Does the writer of that article actually visit the real world, or has she been living in a cruel captor’s cage with Sex and the City Season One on repeat for the past year of her undoubtedly unhappy life?

If you are genuinely looking for companionship and intimacy, you can always find it. There are other attractive, wealthy, intelligent people out there — but they have flaws. As do you.

Articles like that one are written to justify the unhappiness of the neurotic writers who pen them. I don’t see any other conceivable purpose for them, because it certainly isn’t journalism of any kind.

On the taboo against believing in more than yourself: Nationalism is dead, ridiculous. Government, a scam. Social welfare, a Ponzi scheme. Religion, a fool’s game. And team sports are for slackers who can’t pull their own weight. 

I don’t know when it happened precisely, but our focus on individualism has outlived its usefulness. It is now undeniably a destructive force most of the time.

The individual is not that interesting, as it turns out.

There has to be a common ground between being a crazy religious zealot picketing dead soldiers’ funerals and being a cynical atheist who believes the complexity of our universe, our planet, our society, and even the organs in our own bodies are nothing more than the result of unplanned chaos.

What ever happened to humility? What ever happened to acknowledging that we don’t have all the answers?

People want to believe in something larger than ourselves, we want to contribute to a greater good. We are tribal by nature, although not communal. This is part of the reason why I spend so much time on my Google+ page and reading through my friends’ posts there. My tribe has no borders, no official religion, no nationality. But it has people who believe in helping others, in helping themselves, and in creating personal prosperity.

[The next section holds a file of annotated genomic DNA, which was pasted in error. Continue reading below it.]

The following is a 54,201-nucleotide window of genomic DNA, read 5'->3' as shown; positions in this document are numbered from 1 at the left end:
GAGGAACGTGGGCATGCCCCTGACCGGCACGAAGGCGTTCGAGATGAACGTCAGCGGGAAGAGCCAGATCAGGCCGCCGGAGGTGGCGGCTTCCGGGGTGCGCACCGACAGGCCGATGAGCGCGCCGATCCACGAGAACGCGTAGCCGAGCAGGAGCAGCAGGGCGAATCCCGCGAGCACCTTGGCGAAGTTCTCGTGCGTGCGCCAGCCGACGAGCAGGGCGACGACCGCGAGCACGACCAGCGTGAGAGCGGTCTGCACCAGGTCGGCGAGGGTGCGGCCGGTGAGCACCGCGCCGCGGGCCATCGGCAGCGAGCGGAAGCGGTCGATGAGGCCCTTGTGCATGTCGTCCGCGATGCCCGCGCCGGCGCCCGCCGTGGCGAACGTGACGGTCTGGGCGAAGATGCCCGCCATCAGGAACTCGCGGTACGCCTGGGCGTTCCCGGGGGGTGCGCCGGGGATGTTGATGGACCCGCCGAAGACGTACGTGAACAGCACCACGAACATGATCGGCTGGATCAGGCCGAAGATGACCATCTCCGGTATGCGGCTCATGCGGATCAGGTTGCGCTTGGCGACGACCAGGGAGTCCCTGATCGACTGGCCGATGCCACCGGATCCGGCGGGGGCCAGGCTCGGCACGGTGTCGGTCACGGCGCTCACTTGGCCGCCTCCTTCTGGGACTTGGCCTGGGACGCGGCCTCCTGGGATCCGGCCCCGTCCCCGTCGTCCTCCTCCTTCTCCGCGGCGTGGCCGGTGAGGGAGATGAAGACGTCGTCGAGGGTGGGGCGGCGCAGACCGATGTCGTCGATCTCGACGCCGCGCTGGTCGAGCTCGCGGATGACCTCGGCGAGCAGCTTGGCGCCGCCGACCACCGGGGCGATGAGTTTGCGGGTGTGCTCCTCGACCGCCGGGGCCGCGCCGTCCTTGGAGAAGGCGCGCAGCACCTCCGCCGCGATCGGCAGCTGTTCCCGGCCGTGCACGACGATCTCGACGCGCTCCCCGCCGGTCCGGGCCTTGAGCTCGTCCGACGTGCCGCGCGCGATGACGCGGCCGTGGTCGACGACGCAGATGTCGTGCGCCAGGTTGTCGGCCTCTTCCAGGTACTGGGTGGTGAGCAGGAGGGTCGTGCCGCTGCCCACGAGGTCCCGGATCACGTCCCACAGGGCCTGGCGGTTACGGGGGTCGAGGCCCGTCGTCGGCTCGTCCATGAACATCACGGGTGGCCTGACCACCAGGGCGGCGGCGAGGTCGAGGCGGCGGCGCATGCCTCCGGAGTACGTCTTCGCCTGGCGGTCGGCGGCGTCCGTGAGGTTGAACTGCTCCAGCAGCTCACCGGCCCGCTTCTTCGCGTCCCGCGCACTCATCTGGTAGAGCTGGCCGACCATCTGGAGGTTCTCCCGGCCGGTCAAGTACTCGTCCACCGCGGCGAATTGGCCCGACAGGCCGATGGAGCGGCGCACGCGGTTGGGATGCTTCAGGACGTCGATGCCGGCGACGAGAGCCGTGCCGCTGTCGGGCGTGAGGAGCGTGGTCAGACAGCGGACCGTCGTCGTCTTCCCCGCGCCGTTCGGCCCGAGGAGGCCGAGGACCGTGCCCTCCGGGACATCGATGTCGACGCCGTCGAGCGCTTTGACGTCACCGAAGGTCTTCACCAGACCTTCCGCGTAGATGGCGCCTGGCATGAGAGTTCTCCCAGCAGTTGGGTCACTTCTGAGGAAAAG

On the taboo against being successful: Well, this one’s obvious. Just look at the recent tirades against the 1%. I know a lot of wealthy people. I would argue that less than 0.05% of them gained their money through elitism or favoritism. The rest earned it the way entrepreneurs always have: through a weird combination of hard work, sheer luck, and temporary insanity.

Envy is a twisted form of respect. I prefer to just respect the person outright. It’s cleaner.

On the taboo against knowing you’ll be dead: You’ll probably live until the ripe old age of 72, or 82. But you might not. Don’t let our society’s “problem” with displaying or talking about death become your blind spot. You will die, someday. Therefore every day should be maximized. Even if you have to work 9 to 5 at a job you don’t particularly love, you should be planning out an exit strategy: move toward what you want, slowly if necessary, but keep moving. Even if your life is a total soul-crushing wasteland, you can take 30 minutes out of your day to watch a sunset, go to a park, or read great literature.

I know of far too many people who have died young, and unexpectedly, to continue believing I’m entitled to my 72 years of good health. I’m not. Neither are you.

Thanks for reading. I hope you’ve enjoyed it as much as I’ve enjoyed writing it down.